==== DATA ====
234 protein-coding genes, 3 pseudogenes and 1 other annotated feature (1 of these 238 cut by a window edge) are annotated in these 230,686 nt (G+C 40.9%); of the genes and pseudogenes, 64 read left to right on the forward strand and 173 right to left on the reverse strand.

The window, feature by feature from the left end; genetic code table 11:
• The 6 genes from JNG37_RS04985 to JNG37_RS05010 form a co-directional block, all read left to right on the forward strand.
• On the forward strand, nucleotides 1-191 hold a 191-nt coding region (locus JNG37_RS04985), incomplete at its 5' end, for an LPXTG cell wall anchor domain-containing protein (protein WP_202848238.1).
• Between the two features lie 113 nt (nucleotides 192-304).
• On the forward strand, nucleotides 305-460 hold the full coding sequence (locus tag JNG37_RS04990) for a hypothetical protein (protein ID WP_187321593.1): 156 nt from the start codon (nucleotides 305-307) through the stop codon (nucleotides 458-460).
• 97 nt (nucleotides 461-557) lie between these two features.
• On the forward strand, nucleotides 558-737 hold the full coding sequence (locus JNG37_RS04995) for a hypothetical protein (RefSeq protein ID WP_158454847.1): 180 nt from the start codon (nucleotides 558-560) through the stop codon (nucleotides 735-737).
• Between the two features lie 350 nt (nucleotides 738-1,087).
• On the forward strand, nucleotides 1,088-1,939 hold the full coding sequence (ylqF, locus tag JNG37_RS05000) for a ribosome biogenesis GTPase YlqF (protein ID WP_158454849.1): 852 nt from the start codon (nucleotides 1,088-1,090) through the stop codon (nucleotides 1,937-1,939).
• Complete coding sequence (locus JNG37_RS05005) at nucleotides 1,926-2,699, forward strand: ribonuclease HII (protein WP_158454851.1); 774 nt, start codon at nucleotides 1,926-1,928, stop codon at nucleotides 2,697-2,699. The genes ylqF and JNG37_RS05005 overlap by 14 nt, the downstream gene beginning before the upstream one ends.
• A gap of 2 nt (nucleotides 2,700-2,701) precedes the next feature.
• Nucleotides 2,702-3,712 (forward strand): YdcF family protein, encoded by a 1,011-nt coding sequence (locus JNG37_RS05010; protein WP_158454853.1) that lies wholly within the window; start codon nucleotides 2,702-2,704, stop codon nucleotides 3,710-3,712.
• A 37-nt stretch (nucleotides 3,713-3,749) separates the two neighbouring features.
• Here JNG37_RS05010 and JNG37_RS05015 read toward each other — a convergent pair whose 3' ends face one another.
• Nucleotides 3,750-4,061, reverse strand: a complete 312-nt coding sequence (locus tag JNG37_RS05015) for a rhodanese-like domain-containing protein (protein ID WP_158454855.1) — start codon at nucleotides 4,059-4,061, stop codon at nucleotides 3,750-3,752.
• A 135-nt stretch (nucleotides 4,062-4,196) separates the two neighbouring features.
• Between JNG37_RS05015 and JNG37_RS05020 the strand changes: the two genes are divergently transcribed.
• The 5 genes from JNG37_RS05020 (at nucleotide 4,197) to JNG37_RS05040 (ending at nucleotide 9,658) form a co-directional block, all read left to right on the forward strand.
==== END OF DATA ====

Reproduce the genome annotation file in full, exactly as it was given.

234 protein-coding genes, 3 pseudogenes and 1 other annotated feature (1 of these 238 cut by a window edge) are annotated in these 230,686 nt (G+C 40.9%); of the genes and pseudogenes, 64 read left to right on the forward strand and 173 right to left on the reverse strand.

The window, feature by feature from the left end; genetic code table 11:
• The 6 genes from JNG37_RS04985 to JNG37_RS05010 form a co-directional block, all read left to right on the forward strand.
• On the forward strand, nucleotides 1-191 hold a 191-nt coding region (locus JNG37_RS04985), incomplete at its 5' end, for an LPXTG cell wall anchor domain-containing protein (protein WP_202848238.1).
• Between the two features lie 113 nt (nucleotides 192-304).
• On the forward strand, nucleotides 305-460 hold the full coding sequence (locus tag JNG37_RS04990) for a hypothetical protein (protein ID WP_187321593.1): 156 nt from the start codon (nucleotides 305-307) through the stop codon (nucleotides 458-460).
• 97 nt (nucleotides 461-557) lie between these two features.
• On the forward strand, nucleotides 558-737 hold the full coding sequence (locus JNG37_RS04995) for a hypothetical protein (RefSeq protein ID WP_158454847.1): 180 nt from the start codon (nucleotides 558-560) through the stop codon (nucleotides 735-737).
• Between the two features lie 350 nt (nucleotides 738-1,087).
• On the forward strand, nucleotides 1,088-1,939 hold the full coding sequence (ylqF, locus tag JNG37_RS05000) for a ribosome biogenesis GTPase YlqF (protein ID WP_158454849.1): 852 nt from the start codon (nucleotides 1,088-1,090) through the stop codon (nucleotides 1,937-1,939).
• Complete coding sequence (locus JNG37_RS05005) at nucleotides 1,926-2,699, forward strand: ribonuclease HII (protein WP_158454851.1); 774 nt, start codon at nucleotides 1,926-1,928, stop codon at nucleotides 2,697-2,699. The genes ylqF and JNG37_RS05005 overlap by 14 nt, the downstream gene beginning before the upstream one ends.
• A gap of 2 nt (nucleotides 2,700-2,701) precedes the next feature.
• Nucleotides 2,702-3,712 (forward strand): YdcF family protein, encoded by a 1,011-nt coding sequence (locus JNG37_RS05010; protein WP_158454853.1) that lies wholly within the window; start codon nucleotides 2,702-2,704, stop codon nucleotides 3,710-3,712.
• A 37-nt stretch (nucleotides 3,713-3,749) separates the two neighbouring features.
• Here JNG37_RS05010 and JNG37_RS05015 read toward each other — a convergent pair whose 3' ends face one another.
• Nucleotides 3,750-4,061, reverse strand: a complete 312-nt coding sequence (locus tag JNG37_RS05015) for a rhodanese-like domain-containing protein (protein ID WP_158454855.1) — start codon at nucleotides 4,059-4,061, stop codon at nucleotides 3,750-3,752.
• A 135-nt stretch (nucleotides 4,062-4,196) separates the two neighbouring features.
• Between JNG37_RS05015 and JNG37_RS05020 the strand changes: the two genes are divergently transcribed.
• The 5 genes from JNG37_RS05020 (at nucleotide 4,197) to JNG37_RS05040 (ending at nucleotide 9,658) form a co-directional block, all read left to right on the forward strand.